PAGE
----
The Medicare open enrollment period runs from October 15 through December 7. According to the U.S. Centers for Medicare & Medicaid Services (CMS), more than 65 million Americans are enrolled in Medicare programs.
The open enrollment period allows individuals to review and change their health plans. However, navigating through different Medicare plans to find which one is right for you can be a tricky, and overwhelming, task.
Medicare is a federal government health insurance program for those over 65 years old, younger people with certain disabilities, and individuals with end-stage Renal Disease (permanent kidney failure requiring dialysis or a transplant, sometimes called ESRD).
Medicare’s different parts
Medicare is provided by CMS and contains two parts, Part A (hospital insurance) and Part B (medical Insurance). Part A covers necessary hospital and skilled nursing facilities, plus home health and hospice care. Part B provides coverage for doctor's services, preventive services, durable medical equipment (DME), hospital outpatient services, lab tests and x-rays, mental health care, and specific home health and ambulance services.
These two parts are eligible to all United States residents as standard plans without differentiation. Medicare Advantage, also known as "Part C," is a private insurer version of the Original Medicare (Parts A, Part B). Part D is a private insurance plan for prescription drug coverage that original Medicare recipients can receive. Many Medicare Advantage plans include Part D.
OpenMedicare is a resource that assists Medicare-eligible Americans in weighing the different Medicare options. CEO Anthony Kavarous says Medicare Advantage plans are becoming increasingly popular due to Part D coverage inclusion. Still, Kavarous notes Original Medicare contains many benefits over Medicare Advantage plans.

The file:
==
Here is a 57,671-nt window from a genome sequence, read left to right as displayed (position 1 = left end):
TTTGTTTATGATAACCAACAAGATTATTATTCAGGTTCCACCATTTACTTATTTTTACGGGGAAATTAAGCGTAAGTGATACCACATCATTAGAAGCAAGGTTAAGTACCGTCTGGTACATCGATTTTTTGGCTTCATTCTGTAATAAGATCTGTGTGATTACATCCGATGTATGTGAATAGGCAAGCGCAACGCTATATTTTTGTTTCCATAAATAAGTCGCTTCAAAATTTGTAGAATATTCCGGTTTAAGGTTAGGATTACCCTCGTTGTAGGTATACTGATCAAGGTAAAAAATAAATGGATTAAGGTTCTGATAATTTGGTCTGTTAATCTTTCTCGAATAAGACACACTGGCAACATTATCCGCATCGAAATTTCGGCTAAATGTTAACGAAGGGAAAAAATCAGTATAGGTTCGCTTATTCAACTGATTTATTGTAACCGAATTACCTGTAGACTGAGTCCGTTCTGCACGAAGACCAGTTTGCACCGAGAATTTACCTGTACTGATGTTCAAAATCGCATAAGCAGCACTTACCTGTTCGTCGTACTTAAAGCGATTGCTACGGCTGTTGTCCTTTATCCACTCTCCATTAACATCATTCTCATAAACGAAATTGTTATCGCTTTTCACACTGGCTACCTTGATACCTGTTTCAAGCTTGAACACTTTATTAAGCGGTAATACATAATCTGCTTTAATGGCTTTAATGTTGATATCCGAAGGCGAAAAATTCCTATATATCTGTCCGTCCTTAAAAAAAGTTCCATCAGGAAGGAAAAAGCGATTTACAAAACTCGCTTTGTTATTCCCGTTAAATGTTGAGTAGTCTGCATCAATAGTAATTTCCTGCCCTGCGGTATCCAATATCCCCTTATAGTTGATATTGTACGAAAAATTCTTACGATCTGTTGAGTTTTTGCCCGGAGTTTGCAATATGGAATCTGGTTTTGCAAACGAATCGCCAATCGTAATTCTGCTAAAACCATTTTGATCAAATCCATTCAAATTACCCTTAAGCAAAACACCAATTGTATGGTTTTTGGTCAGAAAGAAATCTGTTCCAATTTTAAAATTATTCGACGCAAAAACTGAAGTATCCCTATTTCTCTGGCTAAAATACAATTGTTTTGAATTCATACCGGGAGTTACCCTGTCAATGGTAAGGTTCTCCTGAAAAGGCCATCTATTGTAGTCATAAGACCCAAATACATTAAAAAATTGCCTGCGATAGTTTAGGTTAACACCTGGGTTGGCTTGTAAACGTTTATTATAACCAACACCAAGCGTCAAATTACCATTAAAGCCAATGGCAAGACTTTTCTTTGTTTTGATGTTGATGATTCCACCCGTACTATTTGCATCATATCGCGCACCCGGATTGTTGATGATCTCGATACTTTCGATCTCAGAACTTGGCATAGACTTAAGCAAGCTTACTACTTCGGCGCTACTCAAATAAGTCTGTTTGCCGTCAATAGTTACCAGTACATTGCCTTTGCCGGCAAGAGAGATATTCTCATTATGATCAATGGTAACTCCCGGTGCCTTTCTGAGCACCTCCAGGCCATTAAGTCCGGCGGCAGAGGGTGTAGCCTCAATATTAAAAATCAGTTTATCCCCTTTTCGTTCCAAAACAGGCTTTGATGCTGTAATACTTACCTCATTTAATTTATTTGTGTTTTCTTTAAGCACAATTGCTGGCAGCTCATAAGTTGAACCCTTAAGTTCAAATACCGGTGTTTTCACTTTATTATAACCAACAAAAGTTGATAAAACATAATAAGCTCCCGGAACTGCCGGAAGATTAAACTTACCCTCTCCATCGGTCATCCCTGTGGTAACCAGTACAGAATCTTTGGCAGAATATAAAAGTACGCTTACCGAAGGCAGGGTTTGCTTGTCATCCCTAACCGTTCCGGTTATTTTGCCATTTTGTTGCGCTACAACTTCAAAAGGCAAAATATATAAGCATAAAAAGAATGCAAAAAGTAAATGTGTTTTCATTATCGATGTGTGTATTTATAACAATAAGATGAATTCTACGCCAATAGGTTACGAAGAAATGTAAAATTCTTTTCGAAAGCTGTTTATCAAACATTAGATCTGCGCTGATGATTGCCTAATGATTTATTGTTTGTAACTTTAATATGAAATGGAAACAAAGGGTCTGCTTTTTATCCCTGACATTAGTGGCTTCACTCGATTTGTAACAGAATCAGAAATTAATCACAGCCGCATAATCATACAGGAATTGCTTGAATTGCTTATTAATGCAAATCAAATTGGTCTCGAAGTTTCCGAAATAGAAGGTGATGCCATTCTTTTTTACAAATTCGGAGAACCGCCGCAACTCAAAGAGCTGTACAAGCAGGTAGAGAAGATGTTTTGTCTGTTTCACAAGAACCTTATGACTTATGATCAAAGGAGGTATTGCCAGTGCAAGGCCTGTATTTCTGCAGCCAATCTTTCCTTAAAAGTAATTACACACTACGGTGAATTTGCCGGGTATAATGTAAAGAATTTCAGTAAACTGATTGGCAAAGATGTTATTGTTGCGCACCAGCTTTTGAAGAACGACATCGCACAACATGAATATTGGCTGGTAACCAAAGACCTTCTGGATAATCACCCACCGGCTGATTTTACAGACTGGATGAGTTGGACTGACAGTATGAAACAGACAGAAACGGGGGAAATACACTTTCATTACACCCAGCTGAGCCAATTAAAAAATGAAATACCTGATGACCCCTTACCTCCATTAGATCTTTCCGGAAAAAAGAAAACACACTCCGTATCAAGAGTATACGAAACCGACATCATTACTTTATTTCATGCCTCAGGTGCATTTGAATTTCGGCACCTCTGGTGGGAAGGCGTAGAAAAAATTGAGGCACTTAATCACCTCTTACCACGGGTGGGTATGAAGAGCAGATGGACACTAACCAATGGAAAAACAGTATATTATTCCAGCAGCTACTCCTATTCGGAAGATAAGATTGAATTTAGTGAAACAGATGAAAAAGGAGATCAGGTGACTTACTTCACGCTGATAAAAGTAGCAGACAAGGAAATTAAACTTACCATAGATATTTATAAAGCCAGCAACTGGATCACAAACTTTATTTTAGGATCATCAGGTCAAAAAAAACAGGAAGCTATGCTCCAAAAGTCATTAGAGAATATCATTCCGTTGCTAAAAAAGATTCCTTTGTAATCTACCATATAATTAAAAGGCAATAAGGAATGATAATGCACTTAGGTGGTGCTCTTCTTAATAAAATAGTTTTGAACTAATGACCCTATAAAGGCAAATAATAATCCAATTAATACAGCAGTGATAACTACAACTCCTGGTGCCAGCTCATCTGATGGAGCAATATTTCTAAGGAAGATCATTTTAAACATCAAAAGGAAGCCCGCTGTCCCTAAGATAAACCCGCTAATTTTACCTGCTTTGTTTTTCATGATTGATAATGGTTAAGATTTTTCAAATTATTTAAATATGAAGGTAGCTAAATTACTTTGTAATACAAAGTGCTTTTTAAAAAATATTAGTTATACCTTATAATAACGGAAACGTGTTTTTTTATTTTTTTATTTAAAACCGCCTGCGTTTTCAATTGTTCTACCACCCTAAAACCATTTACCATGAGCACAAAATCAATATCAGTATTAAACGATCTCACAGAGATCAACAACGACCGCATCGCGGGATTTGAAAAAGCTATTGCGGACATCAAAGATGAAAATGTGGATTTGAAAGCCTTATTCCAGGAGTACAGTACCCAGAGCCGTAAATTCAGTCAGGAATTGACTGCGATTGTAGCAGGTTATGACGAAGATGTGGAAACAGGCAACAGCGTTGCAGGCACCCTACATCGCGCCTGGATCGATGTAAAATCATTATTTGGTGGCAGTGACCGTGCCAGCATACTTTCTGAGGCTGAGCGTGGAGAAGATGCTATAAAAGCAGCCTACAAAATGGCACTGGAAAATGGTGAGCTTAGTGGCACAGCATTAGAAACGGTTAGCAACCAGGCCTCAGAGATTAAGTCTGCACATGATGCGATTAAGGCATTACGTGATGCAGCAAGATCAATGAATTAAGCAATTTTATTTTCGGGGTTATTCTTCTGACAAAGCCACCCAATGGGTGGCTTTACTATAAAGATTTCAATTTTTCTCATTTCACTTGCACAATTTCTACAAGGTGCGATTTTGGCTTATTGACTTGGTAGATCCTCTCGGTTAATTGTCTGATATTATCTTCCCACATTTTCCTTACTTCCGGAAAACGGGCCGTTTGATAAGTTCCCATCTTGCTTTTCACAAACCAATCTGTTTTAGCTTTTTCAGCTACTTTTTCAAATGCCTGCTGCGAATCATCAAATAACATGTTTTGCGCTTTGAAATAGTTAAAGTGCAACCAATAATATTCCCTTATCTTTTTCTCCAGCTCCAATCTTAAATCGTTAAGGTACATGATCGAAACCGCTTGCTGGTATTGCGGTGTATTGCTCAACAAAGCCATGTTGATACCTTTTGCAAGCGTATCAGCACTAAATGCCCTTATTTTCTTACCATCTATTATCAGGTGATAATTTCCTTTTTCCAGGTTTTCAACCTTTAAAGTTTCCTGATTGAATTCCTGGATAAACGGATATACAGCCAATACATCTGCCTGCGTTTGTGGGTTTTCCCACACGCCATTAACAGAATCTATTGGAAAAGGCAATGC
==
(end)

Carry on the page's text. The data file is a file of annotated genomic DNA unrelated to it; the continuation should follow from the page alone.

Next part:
"Original Medicare has some significant advantages over Medicare Advantage, such as the ability to see any doctor, specialist, or health professional who accepts Medicare nationwide with no referral requirements. However, it also has a major downside: it only covers 80% of the Medicare-approved cost of services after you meet your annual deductible. The remaining 20% — in the form of deductibles, coinsurance, and copayments — remains your responsibility, which could be financially devastating in the case of a severe illness or injury since it has no upper limit."– Kavarous
Medicare supplement insurance
Medicare supplements, or Medigap policies, are optional private insurance plans to help fill any holes not covered by Original Medicare. There are 10 different forms of Medigap plans that are offered in most states, options are named by letters: A-D, F, G, and K-N. Price is the solo difference between plans with the same letter sold by different companies, the CMS states. You can not have a Medigap policy and Medicare Advantage plan.
"Whereas Original Medicare is the foundational insurance for state Medicare beneficiaries administered by the government to cover hospital care, doctor’s visits, and other medical expenses, it’s not a blanket policy that covers everything," Kavarous said. "You will have deductibles, coinsurance fees, and copayments to pay. Medigap is optional insurance offered by Medicare-approved private insurance companies to fill part or all of the costs left unpaid by Original Medicare coverage."